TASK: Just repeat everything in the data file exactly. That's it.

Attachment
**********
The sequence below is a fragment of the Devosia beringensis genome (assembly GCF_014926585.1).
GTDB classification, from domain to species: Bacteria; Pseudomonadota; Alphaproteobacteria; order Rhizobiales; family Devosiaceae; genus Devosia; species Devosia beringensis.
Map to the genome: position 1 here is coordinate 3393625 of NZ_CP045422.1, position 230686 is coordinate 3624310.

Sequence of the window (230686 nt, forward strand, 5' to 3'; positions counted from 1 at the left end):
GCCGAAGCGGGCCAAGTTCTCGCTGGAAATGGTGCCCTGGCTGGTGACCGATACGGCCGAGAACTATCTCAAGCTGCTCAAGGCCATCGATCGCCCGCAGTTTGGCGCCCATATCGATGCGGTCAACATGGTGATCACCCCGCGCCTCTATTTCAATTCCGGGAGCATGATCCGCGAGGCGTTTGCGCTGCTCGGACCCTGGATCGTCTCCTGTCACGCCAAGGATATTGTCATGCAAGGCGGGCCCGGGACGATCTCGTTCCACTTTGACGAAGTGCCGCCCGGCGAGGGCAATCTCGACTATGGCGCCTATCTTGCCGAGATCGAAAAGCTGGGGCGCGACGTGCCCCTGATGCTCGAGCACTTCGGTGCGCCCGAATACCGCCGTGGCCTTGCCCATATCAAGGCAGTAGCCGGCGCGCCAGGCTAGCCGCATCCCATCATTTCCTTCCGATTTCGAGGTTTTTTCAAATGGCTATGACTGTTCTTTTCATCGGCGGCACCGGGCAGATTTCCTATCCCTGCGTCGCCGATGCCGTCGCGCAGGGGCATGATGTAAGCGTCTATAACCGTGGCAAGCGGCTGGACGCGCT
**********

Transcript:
The sequence below is a fragment of the Devosia beringensis genome (assembly GCF_014926585.1).
GTDB classification, from domain to species: Bacteria; Pseudomonadota; Alphaproteobacteria; order Rhizobiales; family Devosiaceae; genus Devosia; species Devosia beringensis.
Map to the genome: position 1 here is coordinate 3393625 of NZ_CP045422.1, position 230686 is coordinate 3624310.

Sequence of the window (230686 nt, forward strand, 5' to 3'; positions counted from 1 at the left end):
GCCGAAGCGGGCCAAGTTCTCGCTGGAAATGGTGCCCTGGCTGGTGACCGATACGGCCGAGAACTATCTCAAGCTGCTCAAGGCCATCGATCGCCCGCAGTTTGGCGCCCATATCGATGCGGTCAACATGGTGATCACCCCGCGCCTCTATTTCAATTCCGGGAGCATGATCCGCGAGGCGTTTGCGCTGCTCGGACCCTGGATCGTCTCCTGTCACGCCAAGGATATTGTCATGCAAGGCGGGCCCGGGACGATCTCGTTCCACTTTGACGAAGTGCCGCCCGGCGAGGGCAATCTCGACTATGGCGCCTATCTTGCCGAGATCGAAAAGCTGGGGCGCGACGTGCCCCTGATGCTCGAGCACTTCGGTGCGCCCGAATACCGCCGTGGCCTTGCCCATATCAAGGCAGTAGCCGGCGCGCCAGGCTAGCCGCATCCCATCATTTCCTTCCGATTTCGAGGTTTTTTCAAATGGCTATGACTGTTCTTTTCATCGGCGGCACCGGGCAGATTTCCTATCCCTGCGTCGCCGATGCCGTCGCGCAGGGGCATGATGTAAGCGTCTATAACCGTGGCAAGCGGCTGGACGCGCT